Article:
J Allergy Clin Immunol 2015 Apr 14;135(4):988-97.e6. Epub 2015 Jan 14.
Center for Chronic Immunodeficiency (CCI), University Medical Center Freiburg and the University of Freiburg, Freiburg, Germany. Electronic address:
Background: Common variable immunodeficiency (CVID) is usually well controlled with immunoglobulin substitution and immunomodulatory drugs. A subgroup of patients has a complicated disease course with high mortality. For these patients, investigation of more invasive, potentially curative treatments, such as allogeneic hematopoietic stem cell transplantation (HSCT), is warranted.
Objective: We sought to define the outcomes of HSCT for patients with CVID.
Methods: Retrospective data were collected from 14 centers worldwide on patients with CVID receiving HSCT between 1993 and 2012.
Results: Twenty-five patients with CVID, which was defined according to international criteria, aged 8 to 50 years at the time of transplantation were included in the study. The indication for HSCT was immunologic dysregulation in the majority of patients. The overall survival rate was 48%, and the survival rate for patients undergoing transplantation for lymphoma was 83%. The major causes of death were treatment-refractory graft-versus-host disease accompanied by poor immune reconstitution and infectious complications. Immunoglobulin substitution was stopped in 50% of surviving patients. In 92% of surviving patients, the condition constituting the indication for HSCT resolved.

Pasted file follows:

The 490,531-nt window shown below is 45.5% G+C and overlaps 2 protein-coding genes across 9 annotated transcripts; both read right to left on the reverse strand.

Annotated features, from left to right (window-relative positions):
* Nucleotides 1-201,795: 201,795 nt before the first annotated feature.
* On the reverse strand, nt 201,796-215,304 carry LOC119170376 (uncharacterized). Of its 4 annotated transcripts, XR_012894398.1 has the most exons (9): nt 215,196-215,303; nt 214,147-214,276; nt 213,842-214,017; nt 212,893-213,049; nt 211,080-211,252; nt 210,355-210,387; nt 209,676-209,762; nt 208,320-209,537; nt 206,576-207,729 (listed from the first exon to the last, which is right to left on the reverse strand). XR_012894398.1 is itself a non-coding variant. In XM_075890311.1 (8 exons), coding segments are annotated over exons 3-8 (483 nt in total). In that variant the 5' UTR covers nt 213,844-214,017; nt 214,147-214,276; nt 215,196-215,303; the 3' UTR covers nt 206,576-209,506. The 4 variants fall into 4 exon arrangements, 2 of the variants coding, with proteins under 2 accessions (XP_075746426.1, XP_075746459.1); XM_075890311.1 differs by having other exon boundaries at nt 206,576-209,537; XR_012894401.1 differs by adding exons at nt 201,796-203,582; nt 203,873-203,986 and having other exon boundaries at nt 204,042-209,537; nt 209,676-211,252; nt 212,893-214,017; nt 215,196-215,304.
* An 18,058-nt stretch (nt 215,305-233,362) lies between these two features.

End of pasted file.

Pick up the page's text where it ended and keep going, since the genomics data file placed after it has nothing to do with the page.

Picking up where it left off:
Conclusion: This multicenter study demonstrated that HSCT in patients with CVID was beneficial in most surviving patients; however, there was a high mortality associated with the procedure. Therefore this therapeutic approach should only be considered in carefully selected patients in whom there has been extensive characterization of the immunologic and/or genetic defect underlying the CVID diagnosis. Criteria for patient selection, refinement of the transplantation protocol, and timing are needed for an improved outcome.